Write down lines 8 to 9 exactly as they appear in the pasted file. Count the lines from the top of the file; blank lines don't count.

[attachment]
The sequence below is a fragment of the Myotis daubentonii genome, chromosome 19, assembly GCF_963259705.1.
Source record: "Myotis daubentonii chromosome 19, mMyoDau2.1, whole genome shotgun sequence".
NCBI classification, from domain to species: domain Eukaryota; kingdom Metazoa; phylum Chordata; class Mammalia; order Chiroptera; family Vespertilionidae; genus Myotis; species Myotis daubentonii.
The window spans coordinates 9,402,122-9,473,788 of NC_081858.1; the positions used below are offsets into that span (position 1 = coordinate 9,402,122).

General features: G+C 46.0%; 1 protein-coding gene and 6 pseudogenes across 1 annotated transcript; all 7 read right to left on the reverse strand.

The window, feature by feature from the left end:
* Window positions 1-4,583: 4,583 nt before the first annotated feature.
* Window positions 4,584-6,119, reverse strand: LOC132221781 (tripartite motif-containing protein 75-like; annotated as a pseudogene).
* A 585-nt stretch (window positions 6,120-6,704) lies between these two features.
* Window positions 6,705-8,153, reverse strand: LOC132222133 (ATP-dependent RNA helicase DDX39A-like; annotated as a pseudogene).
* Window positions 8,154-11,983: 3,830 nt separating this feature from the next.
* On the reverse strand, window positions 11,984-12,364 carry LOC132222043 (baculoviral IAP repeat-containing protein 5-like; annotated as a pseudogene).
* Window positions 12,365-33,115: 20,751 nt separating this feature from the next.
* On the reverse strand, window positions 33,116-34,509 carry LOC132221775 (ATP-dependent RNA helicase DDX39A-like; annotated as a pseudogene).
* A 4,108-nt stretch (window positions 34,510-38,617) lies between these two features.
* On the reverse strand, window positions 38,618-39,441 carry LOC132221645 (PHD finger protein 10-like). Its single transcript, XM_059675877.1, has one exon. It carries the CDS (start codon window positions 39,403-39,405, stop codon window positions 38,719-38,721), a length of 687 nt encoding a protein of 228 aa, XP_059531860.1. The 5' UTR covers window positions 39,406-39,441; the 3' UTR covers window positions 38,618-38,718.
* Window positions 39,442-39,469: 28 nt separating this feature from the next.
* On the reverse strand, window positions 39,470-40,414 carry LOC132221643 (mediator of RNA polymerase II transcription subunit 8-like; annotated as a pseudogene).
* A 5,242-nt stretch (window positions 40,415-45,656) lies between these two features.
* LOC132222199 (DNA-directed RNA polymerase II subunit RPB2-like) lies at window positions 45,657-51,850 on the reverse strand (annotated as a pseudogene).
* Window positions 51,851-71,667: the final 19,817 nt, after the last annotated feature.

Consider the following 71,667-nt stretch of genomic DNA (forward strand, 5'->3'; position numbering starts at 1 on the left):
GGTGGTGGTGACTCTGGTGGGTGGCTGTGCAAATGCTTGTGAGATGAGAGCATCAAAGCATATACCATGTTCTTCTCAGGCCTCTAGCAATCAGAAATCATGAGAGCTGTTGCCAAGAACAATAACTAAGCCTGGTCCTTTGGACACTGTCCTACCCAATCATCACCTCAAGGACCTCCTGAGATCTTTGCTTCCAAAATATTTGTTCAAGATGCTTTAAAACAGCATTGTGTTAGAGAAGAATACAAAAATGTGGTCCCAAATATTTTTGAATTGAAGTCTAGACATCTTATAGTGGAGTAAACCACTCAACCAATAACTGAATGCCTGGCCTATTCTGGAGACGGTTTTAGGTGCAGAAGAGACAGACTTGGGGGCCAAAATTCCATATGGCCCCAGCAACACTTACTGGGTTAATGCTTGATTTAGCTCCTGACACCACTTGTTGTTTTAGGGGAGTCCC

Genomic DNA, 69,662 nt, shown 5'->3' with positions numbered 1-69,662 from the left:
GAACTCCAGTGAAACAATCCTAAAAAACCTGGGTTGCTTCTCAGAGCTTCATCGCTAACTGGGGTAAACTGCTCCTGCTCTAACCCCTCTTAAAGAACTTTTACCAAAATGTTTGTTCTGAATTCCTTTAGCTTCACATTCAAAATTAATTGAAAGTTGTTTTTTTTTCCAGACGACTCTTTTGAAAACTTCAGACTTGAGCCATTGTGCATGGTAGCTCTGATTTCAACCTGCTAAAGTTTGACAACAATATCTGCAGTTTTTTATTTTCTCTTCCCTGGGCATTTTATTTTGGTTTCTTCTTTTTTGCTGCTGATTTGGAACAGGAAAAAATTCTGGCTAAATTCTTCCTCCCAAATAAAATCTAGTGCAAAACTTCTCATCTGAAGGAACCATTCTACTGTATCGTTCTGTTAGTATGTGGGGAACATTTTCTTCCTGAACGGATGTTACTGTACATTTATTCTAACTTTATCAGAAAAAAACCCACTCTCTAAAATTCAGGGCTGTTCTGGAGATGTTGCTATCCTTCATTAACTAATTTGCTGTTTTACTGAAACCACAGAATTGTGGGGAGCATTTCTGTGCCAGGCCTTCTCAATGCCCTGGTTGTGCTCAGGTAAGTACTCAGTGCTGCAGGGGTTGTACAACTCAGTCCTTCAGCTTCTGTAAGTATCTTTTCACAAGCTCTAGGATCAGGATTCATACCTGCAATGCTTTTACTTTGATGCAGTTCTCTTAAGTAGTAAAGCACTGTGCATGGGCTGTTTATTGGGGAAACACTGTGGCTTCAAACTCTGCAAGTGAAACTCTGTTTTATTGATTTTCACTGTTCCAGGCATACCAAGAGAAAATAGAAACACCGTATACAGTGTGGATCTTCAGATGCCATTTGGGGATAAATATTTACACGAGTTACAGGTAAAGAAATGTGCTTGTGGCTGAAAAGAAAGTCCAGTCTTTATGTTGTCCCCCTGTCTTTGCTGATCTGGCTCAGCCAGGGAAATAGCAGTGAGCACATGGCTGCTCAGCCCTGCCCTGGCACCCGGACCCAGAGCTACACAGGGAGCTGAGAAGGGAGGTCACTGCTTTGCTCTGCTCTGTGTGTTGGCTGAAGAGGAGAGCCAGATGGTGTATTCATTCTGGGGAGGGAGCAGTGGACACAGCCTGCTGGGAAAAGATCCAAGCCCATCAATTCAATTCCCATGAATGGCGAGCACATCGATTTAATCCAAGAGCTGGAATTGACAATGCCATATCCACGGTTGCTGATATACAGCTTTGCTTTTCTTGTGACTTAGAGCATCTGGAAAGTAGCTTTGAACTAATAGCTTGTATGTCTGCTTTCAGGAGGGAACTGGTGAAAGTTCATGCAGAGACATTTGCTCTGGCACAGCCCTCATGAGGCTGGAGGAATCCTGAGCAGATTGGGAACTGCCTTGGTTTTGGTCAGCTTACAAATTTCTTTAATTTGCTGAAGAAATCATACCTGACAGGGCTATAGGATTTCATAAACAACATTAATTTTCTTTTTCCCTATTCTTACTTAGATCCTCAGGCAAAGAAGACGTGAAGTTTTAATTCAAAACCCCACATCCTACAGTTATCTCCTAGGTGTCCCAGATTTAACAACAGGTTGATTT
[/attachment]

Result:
* Window positions 4,584-6,119, reverse strand: LOC132221781 (tripartite motif-containing protein 75-like; annotated as a pseudogene).
* A 585-nt stretch (window positions 6,120-6,704) lies between these two features.